Earthquake Aftermath Looms Over Japan

March 12, 2011 – Paulina Perlin

Reeling from a record magnitude 8.9 earthquake and tsunami that struck early Friday, Japan remains wedged in a state of calamity, as billowing clouds from a nuclear explosion at a plant northeast of Tokyo magnified the catastrophic scene.

The blast at the Fukushima Dai-ichi plant, 170 miles from Tokyo, is pegged as the result of attempts to avoid a nuclear meltdown after the tsunami fractured power lines feeding the plant’s cooling system. When officials poured seawater over the fuel rods in a measure to reduce thermal pressure in the reactor, hydrogen atoms formed and reacted with oxygen from the atmosphere, igniting an explosion that decimated the building containing the reactor. The reactor itself emerged unscathed. Luckily, there were no casualties reported, though four employees are being treated for minor fractures and bruises.

Yet, Japan’s post-earthquake woes are far from over.

Though radiation levels have decreased since the blast, pre-explosion levels were pegged at dangerous heights, releasing each hour an amount of radiation that equaled the amount naturally absorbed by a person in one year. Authorities advised residents within twelve miles of the plant to evacuate, however, impeded by wreckage, a large number still remain in the area.

Stoppages in transportation and communication have encumbered clean-up and evacuation efforts. Photos capture streets riddled with small airplanes, smashed cars, and debris – grim signs indicating the massive devastation obstructing roadways.

“Everyone wants to get out of the town. But the roads are terrible,” said Japan resident Reiko Takagi. “It is too dangerous to go anywhere.”

Highways from Tokyo to quake-ravaged areas remain closed, according to the Japanese transport ministry, with only emergency vehicles allowed to get by. Coupled with flighty cellular communications and landlines, the congestion in movement is leaving many earthquake victims unrelieved and unaccounted for.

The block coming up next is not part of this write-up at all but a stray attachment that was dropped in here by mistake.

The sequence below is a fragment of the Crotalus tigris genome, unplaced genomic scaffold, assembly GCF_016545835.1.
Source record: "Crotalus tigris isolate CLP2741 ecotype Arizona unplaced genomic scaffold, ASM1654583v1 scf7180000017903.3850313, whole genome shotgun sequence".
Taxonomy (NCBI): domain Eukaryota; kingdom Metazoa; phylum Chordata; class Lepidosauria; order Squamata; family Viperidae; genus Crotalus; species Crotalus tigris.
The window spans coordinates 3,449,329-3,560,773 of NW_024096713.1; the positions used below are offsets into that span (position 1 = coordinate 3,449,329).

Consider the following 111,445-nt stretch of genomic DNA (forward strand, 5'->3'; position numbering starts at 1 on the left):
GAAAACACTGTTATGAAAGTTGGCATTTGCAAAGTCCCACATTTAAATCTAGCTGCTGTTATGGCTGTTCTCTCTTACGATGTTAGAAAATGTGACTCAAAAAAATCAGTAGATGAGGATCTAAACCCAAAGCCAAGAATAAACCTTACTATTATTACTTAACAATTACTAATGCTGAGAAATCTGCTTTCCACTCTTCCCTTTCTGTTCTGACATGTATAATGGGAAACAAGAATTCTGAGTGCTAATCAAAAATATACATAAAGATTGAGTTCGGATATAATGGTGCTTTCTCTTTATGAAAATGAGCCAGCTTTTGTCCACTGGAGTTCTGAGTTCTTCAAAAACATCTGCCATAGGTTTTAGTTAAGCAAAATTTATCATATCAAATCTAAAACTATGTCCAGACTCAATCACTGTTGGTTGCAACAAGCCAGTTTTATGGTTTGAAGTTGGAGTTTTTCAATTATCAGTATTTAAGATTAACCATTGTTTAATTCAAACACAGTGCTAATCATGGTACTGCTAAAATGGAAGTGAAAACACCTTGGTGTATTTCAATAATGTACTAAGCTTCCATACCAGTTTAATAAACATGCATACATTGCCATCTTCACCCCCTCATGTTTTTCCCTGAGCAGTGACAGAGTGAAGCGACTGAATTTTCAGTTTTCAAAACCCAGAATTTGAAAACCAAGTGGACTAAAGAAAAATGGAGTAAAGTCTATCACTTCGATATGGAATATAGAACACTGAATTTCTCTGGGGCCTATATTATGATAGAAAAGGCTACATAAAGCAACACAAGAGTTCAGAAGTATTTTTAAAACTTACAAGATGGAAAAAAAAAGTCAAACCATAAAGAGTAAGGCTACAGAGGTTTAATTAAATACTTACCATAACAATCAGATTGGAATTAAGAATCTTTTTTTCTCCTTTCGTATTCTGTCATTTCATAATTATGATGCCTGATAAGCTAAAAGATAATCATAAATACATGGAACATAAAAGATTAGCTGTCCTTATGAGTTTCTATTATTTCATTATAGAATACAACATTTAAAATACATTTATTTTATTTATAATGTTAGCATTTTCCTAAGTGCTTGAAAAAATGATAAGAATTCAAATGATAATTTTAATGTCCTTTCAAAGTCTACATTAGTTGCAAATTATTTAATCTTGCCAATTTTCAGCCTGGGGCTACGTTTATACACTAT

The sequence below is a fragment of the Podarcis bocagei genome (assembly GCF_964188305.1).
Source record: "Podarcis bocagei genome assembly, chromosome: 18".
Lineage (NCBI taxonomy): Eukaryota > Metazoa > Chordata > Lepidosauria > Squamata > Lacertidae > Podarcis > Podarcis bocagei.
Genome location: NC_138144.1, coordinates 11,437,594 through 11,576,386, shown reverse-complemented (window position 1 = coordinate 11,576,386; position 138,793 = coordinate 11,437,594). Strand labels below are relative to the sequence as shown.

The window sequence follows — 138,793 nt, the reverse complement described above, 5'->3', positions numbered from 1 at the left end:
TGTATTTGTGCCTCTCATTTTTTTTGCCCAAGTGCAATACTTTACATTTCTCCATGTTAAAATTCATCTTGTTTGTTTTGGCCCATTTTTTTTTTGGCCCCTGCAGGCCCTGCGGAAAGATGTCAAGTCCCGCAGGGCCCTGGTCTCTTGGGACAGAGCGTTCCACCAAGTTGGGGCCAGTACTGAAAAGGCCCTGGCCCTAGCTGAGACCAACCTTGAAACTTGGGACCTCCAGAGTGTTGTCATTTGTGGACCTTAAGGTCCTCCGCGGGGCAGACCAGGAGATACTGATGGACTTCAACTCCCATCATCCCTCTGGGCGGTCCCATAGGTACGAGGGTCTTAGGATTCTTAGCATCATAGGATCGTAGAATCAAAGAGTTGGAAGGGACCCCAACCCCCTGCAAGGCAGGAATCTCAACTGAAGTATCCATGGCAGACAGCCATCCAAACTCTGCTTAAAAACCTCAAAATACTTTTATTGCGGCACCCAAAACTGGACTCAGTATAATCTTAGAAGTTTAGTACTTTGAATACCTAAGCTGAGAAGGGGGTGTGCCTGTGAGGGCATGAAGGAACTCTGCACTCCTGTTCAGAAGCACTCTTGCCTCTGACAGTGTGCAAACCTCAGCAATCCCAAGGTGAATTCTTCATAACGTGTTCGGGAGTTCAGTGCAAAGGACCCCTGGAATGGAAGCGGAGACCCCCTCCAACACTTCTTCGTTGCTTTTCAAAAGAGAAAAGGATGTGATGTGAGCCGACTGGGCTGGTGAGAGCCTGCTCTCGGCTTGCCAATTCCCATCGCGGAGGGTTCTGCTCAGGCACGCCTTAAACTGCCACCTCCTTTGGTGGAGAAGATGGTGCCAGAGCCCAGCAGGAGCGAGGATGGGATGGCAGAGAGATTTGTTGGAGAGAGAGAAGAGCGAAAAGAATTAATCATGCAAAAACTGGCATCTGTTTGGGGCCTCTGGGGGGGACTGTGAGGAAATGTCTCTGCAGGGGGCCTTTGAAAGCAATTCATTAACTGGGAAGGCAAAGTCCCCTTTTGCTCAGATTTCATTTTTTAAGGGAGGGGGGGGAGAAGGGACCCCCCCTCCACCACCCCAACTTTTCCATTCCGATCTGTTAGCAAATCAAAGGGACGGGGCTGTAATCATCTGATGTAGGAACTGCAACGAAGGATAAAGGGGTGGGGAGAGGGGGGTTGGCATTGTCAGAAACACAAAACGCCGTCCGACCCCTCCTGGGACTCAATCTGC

“All major phone lines in Japan were not working and even now it is hard to call Tokyo,” notes Daniel Bromberg, a Massachusetts teen staying in Osaka, Japan. “The airports in the eastern and northern parts of Japan are closed, so the rest of the airports are very stressed.”

Amidst apocalyptic images of make-shift shelters and “SOS” signs painted across roofs, authorities warn that aid is slow to reach survivors – if they can be reached at all. Search teams continue to scout the coasts for victims, as injured and hungry survivors flock to emergency centers. Reports are swirling surrounding missing counts, some placing figures beyond 9,500. Though the official death toll knells at 686, many approximations pin it above 1,000.

“Our estimates based on reported cases alone suggest that more than 1,000 people have lost their lives in the disaster,” said Chief Cabinet Secretary Yukio Edano. “Unfortunately, the actual damage could far exceed that number considering the difficulty assessing the full extent of damage.”

Global aid has begun seeping into Japan, as the nation made a formal request for assistance. Popular music singer Lady Gaga advertised a choose-your-own-price Japanese Prayer bracelet on Twitter, with “ALL proceeds [going] to Tsunami Relief Efforts”. The United Nations has deployed nine experts, including two environmental pundits, to help meltdown prevention efforts. An ally of Japan, the United States has sent seven Navy ships and several search-and-rescue teams to the area. President Obama has vowed to offer Japan “whatever assistance is needed”, addressing the disaster at a Washington D.C. press conference.

“The friendship and alliance between our two nations is unshakeable,” said the president in a written statement, “and only strengthens our resolve to stand with the people of Japan as they overcome this tragedy.”

Yet even with international government officials exuding faint optimism in helping Japan cope with the earthquake aftermath, for survivors of the disaster, the situation remains bleak.

“All we have to eat are biscuits and rice balls,” said Noboru Uehara, a delivery truck driver. “I’m worried that we will run out of food.”

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